Custom transitions using adjustment layers


Sometimes you just want to use a unique transition effect, however, you might not own a package of third party plug-ins with custom transitions. If you are an FCP X / Motion user, then you can create a custom transition as a Motion  template. But, maybe that’s too much trouble when you are in the thick of things. There is actually a very simple technique that After Effects artists have used for years. That’s using an adjustment layer above a cut or dissolve between two shots and applying filters within the adjustment layer.

This works in FCP X, Premiere Pro CC and Media Composer. The first two actually have adjustment layer effects, though in FCP X, it’s based on a blank title generator. In Media Composer, you can add edits into empty video tracks and apply effects to any section of a blank track, which effectively makes this process the same as using an adjustment layer. The Media Composer approach was described nicely by Shane Ross in his Vimeo tutorial, which got me thinking about this technique more broadly. Generally, it works the same in all three of these NLEs.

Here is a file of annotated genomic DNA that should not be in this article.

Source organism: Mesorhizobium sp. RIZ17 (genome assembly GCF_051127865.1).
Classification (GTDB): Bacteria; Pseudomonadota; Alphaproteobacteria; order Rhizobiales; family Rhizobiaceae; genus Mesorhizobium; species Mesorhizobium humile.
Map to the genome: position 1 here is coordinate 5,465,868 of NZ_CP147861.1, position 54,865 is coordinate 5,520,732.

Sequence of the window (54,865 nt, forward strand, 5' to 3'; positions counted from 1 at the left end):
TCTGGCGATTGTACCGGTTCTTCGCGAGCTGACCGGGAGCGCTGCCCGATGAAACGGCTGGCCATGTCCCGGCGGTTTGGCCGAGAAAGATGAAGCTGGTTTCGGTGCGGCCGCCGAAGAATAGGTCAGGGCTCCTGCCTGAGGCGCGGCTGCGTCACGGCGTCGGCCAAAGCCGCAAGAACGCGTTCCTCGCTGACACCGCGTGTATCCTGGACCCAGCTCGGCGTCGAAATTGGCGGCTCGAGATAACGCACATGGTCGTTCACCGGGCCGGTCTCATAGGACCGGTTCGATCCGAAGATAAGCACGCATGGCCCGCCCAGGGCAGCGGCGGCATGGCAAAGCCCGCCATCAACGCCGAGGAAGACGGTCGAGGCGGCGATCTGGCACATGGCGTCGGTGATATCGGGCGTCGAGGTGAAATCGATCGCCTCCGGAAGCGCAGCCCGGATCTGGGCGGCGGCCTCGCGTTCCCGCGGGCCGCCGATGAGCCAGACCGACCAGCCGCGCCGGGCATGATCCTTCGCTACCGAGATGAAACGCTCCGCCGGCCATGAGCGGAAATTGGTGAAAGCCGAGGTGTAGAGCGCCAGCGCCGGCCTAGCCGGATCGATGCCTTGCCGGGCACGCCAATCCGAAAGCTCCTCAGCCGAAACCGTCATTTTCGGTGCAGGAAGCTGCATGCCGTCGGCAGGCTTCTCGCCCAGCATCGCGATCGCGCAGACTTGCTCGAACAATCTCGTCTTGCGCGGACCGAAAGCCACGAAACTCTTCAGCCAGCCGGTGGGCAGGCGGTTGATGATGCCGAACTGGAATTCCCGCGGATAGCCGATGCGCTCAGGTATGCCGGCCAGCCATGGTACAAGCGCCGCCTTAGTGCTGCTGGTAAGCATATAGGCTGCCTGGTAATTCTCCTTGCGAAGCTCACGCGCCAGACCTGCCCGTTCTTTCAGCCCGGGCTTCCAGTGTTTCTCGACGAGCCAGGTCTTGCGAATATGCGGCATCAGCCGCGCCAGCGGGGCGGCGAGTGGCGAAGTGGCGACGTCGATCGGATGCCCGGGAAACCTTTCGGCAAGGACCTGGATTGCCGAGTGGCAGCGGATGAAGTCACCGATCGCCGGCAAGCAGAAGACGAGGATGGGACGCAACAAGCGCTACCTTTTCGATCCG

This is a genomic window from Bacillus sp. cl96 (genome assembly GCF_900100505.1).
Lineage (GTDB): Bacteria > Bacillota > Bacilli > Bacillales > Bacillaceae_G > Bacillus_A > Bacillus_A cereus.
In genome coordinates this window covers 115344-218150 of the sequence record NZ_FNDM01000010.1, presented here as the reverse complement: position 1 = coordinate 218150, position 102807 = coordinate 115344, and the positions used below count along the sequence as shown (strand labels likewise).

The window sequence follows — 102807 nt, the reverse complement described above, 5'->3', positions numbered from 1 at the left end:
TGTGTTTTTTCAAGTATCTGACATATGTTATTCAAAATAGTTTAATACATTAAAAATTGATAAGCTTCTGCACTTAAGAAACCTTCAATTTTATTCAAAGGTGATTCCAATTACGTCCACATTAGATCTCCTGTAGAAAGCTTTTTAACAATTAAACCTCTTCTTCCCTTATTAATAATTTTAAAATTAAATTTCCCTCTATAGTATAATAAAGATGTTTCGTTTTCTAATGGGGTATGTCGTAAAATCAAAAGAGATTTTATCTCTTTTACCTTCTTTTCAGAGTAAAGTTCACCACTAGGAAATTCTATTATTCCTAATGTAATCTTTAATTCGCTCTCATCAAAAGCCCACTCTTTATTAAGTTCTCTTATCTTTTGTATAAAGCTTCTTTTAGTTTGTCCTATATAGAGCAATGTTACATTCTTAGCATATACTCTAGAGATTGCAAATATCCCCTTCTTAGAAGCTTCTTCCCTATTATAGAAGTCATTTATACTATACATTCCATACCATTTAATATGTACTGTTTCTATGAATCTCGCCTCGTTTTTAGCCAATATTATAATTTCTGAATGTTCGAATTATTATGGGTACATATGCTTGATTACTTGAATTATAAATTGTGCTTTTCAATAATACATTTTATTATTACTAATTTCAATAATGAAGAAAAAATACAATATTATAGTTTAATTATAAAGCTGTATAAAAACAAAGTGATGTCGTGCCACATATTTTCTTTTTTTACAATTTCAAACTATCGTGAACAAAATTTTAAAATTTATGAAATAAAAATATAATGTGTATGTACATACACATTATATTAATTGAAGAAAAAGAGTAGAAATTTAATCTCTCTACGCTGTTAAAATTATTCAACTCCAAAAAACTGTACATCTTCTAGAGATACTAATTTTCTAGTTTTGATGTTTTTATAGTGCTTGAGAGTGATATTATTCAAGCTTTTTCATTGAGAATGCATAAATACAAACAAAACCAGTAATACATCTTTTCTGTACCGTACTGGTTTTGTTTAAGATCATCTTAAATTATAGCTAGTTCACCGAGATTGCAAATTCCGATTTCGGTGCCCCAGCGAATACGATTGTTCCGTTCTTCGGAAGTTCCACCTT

The examples and description are based on Premiere Pro CC, but don’t let that stop you from trying it out on your particular software of choice. To start, create a new adjustment layer and add a marker to the middle of it. This helps to center the layer over the cut between two shots. Place the adjustment layer effect over a cut between shots, making sure that the marker lines up with the edit point. If the transition is to be a one-second effect, then trim the front and back of the adjustment layer so that one-half second is before the marker and one-half second is after the marker. Depending on the effect, you may or may not also want a short dissolve between the two shots on the base video track. For example, an effect that flashes the screen full frame at the midpoint will work with a cut. A blur effect will work best in conjunction with a dissolve, otherwise you’ll see the cut inside the blur.

The beauty of this technique is that you can apply numerous filters to an adjustment layer and get a unique combination of effects that isn’t otherwise available. For example, a blur+glow+flare transition. At this point, it’s important to realize that not all effects plug-ins work the same way and you will have varying results. Boris filters tends not to work when you stack them in the same adjustment layer and start to change keyframes. In Avid’s architecture, the BCC filters have a specific pipeline and you have to define which filter is the first and which is the last effect. I didn’t find any such controls in the Premiere version. A similar thing happened with the Red Giant Universe filters. On the other hand, most of the native Premiere Pro filters operated correctly in this fashion.